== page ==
“Hermione!” Harry shouted. “Hermione, where are you?”

“Harry, I found her!” Ron pointed a little ways away from where he was standing, beckoning for Harry to join him.

She was lying down on the solid mist, her sweater tied around her eyes like a blindfold. Harry kneeled down next to her, Ron following suit.

“Hermione, are you all right?!” Harry asked, panic evident in his voice.

“My eyes...my...eyes...burning...” she whimpered, clutching at her head, pressing the sweater against her face. Harry looked around her thin form and noticed her rucksack.

“Ron, I think we should refill our Expugnolers first so we all don’t go blind, agreed?”

“Definitely.” He replied, reaching for the bag. He extracted fifteen vials, and handed five to Harry. They quickly filled the domes with the glow and felt immense relief as the fluid green light swam around their eyes before they closed. Both Harry and Ron refocused their attention on Hermione.
“Harry, look!” Harry followed Ron’s gesture and saw Hermione’s Expugnolers, the domes cracked and the remaining glow dancing around the shattered glass.

“Hermione, what happened?” Ron asked.

“Tried...tried to...Apparate.” Hermione spoke in a broken whisper. “I fell...and they...they broke.”

“Are your eyes alright?” Ron shifted her blindfold slightly so it was more effective.

“They hurt...so much.” She cried quietly. “But I...I think I can still see...a bit.”

Ron glanced over at Harry, who was bent over the broken Expugnolers, mumbling multiple charms under his breath, trying to fix them.

“Don’t worry, Hermione. We’ll fix them.” Ron told her. She pressed her palms into her eyes over the blindfold, trying to make the burning stop.

“I’m so...careless.” Hermione said in between laboured breaths, so softly that neither Ron nor Harry could hear her.

“Occulus Reparo!” Harry said, the glass clinking together as the domes reformed. “There we go.” Harry exclaimed with evident relief. He handed them over to Ron, who removed Hermione’s blindfold and quickly placed the dome’s over her eyes. Harry carefully sat her upright while Ron secured the Expugnoler strap around her head. Harry removed the corks from the domes and retrieved her five new vials. As he watched the glow transfer from the vials to the domes, he was able to get a good look at Hermione’s eyes. They were both swollen half shut, and the part of the eye that was visible was an angry pink colour. Tears had left clear tracks on her cheeks, ending abruptly where the teardrop had fallen free from her face and landed at the base of the dome. Harry knew no healing charm to fix her eyes and felt useless to not be able to help her. The vials emptied into the domes and Ron swiftly replaced the corks while Harry placed the empty containers back in the rucksack.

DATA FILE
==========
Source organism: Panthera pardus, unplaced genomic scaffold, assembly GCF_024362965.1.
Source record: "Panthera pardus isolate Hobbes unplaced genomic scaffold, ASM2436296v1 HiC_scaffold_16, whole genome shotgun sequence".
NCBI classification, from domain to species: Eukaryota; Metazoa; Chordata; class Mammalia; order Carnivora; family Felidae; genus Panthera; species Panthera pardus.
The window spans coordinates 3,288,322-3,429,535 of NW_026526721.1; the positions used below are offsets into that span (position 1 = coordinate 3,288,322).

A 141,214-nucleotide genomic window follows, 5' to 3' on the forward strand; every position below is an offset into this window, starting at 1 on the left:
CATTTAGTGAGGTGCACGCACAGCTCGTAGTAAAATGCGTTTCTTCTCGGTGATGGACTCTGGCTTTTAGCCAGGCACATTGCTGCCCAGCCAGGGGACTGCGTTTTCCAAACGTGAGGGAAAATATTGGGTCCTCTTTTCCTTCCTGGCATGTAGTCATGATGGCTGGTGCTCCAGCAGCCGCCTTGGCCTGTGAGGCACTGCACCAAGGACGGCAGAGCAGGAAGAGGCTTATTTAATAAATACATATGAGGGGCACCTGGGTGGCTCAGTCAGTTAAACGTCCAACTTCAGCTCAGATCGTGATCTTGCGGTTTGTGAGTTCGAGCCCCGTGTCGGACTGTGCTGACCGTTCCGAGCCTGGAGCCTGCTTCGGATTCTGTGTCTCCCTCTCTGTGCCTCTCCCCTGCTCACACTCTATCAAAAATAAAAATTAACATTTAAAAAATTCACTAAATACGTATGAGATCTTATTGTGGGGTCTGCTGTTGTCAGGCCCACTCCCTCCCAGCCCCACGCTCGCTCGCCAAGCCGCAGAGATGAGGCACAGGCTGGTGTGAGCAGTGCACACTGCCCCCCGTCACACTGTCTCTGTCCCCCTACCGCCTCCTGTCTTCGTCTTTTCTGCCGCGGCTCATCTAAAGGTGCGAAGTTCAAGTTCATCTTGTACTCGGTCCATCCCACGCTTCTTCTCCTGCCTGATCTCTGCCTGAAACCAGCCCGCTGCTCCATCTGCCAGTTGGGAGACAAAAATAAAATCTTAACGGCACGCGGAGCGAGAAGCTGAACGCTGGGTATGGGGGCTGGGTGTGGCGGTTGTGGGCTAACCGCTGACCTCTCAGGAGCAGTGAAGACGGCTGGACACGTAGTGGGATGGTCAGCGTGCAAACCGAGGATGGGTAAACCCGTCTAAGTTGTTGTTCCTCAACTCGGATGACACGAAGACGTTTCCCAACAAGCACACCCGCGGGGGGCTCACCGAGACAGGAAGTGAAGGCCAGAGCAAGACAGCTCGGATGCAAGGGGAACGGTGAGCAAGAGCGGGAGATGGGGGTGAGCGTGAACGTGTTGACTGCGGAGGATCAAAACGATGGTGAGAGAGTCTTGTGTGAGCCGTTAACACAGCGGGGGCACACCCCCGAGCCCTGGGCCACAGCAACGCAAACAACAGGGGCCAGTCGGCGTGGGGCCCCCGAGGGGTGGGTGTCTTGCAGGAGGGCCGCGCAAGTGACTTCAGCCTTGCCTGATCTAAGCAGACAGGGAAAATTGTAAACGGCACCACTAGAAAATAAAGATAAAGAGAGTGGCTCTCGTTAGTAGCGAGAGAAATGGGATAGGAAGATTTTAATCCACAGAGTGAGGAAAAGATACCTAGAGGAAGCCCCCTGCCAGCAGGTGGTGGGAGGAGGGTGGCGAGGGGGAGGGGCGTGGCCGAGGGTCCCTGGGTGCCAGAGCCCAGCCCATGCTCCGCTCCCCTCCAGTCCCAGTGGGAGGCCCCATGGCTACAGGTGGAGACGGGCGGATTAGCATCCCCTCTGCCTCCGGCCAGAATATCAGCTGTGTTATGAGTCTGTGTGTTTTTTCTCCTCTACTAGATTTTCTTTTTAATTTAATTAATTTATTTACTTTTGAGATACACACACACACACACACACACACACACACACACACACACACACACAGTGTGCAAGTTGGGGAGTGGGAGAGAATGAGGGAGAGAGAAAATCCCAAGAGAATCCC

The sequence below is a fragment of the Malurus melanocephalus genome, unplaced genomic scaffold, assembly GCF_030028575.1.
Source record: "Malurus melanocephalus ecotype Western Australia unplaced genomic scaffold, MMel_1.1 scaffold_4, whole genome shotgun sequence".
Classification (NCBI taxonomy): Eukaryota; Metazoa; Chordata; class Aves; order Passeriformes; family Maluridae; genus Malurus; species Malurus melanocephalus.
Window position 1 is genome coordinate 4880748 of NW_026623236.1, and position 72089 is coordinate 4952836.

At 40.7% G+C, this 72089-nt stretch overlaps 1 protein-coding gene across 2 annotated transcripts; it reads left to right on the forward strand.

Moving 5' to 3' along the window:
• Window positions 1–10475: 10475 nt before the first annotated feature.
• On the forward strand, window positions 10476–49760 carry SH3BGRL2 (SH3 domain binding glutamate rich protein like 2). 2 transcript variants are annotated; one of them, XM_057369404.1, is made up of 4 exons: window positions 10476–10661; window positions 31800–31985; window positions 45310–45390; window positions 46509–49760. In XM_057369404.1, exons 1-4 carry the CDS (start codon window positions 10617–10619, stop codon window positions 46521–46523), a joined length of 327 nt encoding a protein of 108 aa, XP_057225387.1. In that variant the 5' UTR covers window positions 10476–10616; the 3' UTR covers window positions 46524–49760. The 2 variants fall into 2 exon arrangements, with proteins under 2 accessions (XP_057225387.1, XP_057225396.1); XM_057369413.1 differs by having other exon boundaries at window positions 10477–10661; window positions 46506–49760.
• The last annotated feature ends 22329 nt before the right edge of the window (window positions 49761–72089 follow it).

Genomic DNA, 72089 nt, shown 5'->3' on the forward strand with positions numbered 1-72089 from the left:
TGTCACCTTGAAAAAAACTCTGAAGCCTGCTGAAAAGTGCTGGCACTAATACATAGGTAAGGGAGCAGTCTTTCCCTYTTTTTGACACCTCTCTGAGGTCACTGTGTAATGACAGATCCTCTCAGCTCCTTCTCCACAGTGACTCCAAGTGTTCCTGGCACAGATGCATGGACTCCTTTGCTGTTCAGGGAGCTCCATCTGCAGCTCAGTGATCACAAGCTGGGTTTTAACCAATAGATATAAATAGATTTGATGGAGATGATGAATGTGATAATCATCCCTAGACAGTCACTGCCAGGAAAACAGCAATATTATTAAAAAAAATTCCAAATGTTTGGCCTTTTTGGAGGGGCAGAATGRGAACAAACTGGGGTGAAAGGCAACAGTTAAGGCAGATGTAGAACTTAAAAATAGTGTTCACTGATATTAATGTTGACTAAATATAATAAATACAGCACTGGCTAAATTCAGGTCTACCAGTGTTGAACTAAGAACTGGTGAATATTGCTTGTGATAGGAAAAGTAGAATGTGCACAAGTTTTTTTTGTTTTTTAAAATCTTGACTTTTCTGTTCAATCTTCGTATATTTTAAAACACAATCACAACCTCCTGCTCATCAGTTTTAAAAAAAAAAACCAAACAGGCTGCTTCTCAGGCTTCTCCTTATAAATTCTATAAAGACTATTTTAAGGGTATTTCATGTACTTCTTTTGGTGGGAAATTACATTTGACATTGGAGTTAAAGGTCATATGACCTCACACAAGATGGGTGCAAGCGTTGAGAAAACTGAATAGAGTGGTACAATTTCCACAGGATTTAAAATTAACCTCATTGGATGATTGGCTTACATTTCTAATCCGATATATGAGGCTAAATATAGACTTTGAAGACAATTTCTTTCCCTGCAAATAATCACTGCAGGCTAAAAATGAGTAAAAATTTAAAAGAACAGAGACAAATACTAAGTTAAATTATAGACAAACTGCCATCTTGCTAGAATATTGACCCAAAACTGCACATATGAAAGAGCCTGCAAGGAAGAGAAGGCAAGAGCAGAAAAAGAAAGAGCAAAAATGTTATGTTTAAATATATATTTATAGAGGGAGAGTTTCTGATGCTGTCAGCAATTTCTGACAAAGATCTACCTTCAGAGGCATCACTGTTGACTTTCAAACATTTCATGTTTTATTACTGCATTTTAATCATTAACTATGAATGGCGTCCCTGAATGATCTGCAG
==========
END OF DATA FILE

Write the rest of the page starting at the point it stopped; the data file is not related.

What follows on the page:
The glow circled around her eyes and she slowly let them close. She moved her head around, trying to get a good look at everything.

“It’s...it’s alright. I can still see. My eyes...must’ve gotten irritated from the gray mist. They feel better now, though. I think...we should keep going. Are both of you okay?” As Hermione’s pain gradually subsided, she sounded very relieved and willing to continue, two signs that Harry and Ron were happy to see.